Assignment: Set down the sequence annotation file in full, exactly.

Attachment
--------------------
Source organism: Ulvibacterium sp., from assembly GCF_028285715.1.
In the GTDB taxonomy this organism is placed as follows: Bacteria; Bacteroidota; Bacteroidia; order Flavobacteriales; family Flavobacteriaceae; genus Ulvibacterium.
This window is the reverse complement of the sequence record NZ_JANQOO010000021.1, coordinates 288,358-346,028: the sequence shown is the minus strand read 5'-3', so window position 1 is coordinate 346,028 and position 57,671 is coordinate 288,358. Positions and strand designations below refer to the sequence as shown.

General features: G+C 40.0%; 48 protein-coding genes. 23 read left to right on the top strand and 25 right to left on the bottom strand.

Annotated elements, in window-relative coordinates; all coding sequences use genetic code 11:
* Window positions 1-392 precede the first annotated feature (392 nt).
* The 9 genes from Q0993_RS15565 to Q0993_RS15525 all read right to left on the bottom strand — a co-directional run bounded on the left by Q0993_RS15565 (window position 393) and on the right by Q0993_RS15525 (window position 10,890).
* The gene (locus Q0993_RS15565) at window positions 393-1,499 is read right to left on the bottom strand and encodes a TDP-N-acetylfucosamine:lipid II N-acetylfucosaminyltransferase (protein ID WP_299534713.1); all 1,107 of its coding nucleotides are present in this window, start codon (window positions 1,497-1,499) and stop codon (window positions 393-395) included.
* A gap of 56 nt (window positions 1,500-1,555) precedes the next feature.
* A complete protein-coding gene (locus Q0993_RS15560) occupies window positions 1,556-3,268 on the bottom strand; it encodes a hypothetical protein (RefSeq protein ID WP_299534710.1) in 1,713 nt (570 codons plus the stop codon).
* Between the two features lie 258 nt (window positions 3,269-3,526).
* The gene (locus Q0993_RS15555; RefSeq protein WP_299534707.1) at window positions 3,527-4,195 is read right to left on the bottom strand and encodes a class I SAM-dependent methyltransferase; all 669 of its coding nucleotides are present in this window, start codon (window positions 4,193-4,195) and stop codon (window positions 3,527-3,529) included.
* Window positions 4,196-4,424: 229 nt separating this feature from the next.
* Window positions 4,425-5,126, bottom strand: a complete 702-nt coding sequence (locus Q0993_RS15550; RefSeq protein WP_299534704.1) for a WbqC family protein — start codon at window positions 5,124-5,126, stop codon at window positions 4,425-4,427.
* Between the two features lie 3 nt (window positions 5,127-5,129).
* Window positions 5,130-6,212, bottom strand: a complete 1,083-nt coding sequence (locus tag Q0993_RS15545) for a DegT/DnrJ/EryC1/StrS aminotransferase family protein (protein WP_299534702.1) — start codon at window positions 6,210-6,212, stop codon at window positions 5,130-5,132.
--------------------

Source organism: Ulvibacterium sp., from assembly GCF_028285715.1.
In the GTDB taxonomy this organism is placed as follows: Bacteria; Bacteroidota; Bacteroidia; order Flavobacteriales; family Flavobacteriaceae; genus Ulvibacterium.
This window is the reverse complement of the sequence record NZ_JANQOO010000021.1, coordinates 288,358-346,028: the sequence shown is the minus strand read 5'-3', so window position 1 is coordinate 346,028 and position 57,671 is coordinate 288,358. Positions and strand designations below refer to the sequence as shown.

General features: G+C 40.0%; 48 protein-coding genes. 23 read left to right on the top strand and 25 right to left on the bottom strand.

Annotated elements, in window-relative coordinates; all coding sequences use genetic code 11:
* Window positions 1-392 precede the first annotated feature (392 nt).
* The 9 genes from Q0993_RS15565 to Q0993_RS15525 all read right to left on the bottom strand — a co-directional run bounded on the left by Q0993_RS15565 (window position 393) and on the right by Q0993_RS15525 (window position 10,890).
* The gene (locus Q0993_RS15565) at window positions 393-1,499 is read right to left on the bottom strand and encodes a TDP-N-acetylfucosamine:lipid II N-acetylfucosaminyltransferase (protein ID WP_299534713.1); all 1,107 of its coding nucleotides are present in this window, start codon (window positions 1,497-1,499) and stop codon (window positions 393-395) included.
* A gap of 56 nt (window positions 1,500-1,555) precedes the next feature.
* A complete protein-coding gene (locus Q0993_RS15560) occupies window positions 1,556-3,268 on the bottom strand; it encodes a hypothetical protein (RefSeq protein ID WP_299534710.1) in 1,713 nt (570 codons plus the stop codon).
* Between the two features lie 258 nt (window positions 3,269-3,526).
* The gene (locus Q0993_RS15555; RefSeq protein WP_299534707.1) at window positions 3,527-4,195 is read right to left on the bottom strand and encodes a class I SAM-dependent methyltransferase; all 669 of its coding nucleotides are present in this window, start codon (window positions 4,193-4,195) and stop codon (window positions 3,527-3,529) included.
* Window positions 4,196-4,424: 229 nt separating this feature from the next.
* Window positions 4,425-5,126, bottom strand: a complete 702-nt coding sequence (locus Q0993_RS15550; RefSeq protein WP_299534704.1) for a WbqC family protein — start codon at window positions 5,124-5,126, stop codon at window positions 4,425-4,427.
* Between the two features lie 3 nt (window positions 5,127-5,129).
* Window positions 5,130-6,212, bottom strand: a complete 1,083-nt coding sequence (locus tag Q0993_RS15545) for a DegT/DnrJ/EryC1/StrS aminotransferase family protein (protein WP_299534702.1) — start codon at window positions 6,210-6,212, stop codon at window positions 5,130-5,132.